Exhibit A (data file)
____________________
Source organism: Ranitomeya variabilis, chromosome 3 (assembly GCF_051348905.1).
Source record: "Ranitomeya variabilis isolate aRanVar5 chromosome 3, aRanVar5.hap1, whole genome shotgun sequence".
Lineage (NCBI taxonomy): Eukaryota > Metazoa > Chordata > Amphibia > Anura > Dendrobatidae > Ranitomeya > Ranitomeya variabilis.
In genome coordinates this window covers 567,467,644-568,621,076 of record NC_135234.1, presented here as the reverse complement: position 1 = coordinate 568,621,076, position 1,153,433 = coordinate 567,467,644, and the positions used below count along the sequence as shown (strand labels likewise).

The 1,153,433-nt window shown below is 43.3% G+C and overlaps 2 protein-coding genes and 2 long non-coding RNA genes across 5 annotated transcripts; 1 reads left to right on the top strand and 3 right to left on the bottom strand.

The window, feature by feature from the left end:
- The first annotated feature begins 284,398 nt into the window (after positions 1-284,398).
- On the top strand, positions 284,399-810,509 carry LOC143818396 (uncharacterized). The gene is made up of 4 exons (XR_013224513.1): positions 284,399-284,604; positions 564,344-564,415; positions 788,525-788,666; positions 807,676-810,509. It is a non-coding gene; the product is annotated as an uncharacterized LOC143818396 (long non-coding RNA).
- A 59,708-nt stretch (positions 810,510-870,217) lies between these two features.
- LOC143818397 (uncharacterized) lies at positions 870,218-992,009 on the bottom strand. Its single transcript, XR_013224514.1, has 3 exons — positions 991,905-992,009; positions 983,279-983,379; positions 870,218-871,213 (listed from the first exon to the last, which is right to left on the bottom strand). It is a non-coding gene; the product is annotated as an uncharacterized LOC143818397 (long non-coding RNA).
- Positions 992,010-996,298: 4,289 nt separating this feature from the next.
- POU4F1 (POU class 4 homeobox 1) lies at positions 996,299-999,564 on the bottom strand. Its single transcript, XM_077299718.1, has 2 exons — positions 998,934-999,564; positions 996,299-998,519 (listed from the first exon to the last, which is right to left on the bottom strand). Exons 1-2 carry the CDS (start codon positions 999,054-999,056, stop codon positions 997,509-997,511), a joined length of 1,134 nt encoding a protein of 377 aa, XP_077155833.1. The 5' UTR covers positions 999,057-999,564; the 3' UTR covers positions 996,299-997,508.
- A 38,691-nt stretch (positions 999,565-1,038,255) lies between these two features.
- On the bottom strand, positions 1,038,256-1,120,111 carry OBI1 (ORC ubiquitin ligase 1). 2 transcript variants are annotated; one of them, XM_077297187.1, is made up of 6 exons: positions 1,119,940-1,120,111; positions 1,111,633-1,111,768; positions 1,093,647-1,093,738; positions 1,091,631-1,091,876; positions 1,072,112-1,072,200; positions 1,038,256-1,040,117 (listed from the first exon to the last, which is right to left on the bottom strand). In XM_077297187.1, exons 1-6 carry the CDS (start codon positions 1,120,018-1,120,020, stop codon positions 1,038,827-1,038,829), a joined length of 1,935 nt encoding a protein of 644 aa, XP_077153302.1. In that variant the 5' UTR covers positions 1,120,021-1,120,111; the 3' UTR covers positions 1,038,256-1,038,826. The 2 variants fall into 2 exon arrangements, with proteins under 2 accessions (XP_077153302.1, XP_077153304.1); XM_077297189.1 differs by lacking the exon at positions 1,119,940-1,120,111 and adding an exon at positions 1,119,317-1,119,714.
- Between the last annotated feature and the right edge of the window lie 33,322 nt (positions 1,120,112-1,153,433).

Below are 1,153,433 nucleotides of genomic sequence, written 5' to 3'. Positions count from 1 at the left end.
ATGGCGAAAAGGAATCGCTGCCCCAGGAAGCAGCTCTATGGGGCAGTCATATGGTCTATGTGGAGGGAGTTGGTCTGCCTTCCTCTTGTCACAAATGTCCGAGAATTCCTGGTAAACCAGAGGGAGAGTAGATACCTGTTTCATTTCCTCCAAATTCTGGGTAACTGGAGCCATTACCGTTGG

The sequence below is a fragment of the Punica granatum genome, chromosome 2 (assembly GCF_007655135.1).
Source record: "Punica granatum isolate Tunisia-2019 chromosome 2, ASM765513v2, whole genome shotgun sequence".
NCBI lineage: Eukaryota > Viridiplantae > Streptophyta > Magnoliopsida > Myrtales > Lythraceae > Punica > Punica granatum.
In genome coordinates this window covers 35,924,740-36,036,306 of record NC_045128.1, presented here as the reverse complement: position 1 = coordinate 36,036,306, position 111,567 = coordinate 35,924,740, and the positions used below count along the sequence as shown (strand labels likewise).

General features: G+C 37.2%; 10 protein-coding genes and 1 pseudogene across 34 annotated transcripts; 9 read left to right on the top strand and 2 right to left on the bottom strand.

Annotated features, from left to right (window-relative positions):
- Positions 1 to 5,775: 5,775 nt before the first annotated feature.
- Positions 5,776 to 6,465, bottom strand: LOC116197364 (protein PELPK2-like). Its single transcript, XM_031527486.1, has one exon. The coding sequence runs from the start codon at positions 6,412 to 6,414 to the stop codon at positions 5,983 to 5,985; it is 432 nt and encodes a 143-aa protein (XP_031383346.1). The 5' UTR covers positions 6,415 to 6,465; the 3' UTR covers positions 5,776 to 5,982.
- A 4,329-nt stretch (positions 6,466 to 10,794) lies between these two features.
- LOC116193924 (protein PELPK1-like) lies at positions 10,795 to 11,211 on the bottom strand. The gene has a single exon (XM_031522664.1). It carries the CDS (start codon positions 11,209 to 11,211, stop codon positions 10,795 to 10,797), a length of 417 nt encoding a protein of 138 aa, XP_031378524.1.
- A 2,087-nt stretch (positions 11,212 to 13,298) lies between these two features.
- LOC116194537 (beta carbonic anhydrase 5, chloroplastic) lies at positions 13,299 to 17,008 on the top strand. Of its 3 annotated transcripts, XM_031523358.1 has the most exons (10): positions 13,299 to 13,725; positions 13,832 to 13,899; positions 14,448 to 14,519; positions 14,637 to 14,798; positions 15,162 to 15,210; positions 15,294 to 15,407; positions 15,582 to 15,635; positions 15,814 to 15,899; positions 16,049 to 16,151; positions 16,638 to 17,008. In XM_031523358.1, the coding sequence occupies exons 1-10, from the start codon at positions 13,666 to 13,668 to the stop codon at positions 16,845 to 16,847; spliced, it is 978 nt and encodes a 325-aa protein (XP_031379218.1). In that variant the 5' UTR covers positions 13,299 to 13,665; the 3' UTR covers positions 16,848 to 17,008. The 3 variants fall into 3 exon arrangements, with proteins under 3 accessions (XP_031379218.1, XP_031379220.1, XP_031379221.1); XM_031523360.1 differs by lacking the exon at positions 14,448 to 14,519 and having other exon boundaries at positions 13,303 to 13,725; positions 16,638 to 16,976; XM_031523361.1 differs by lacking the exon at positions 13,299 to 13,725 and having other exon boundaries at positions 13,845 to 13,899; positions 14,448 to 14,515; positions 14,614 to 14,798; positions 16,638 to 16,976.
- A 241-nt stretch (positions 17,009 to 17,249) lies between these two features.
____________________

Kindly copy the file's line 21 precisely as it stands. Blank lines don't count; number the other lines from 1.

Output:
In genome coordinates this window covers 35,924,740-36,036,306 of record NC_045128.1, presented here as the reverse complement: position 1 = coordinate 36,036,306, position 111,567 = coordinate 35,924,740, and the positions used below count along the sequence as shown (strand labels likewise).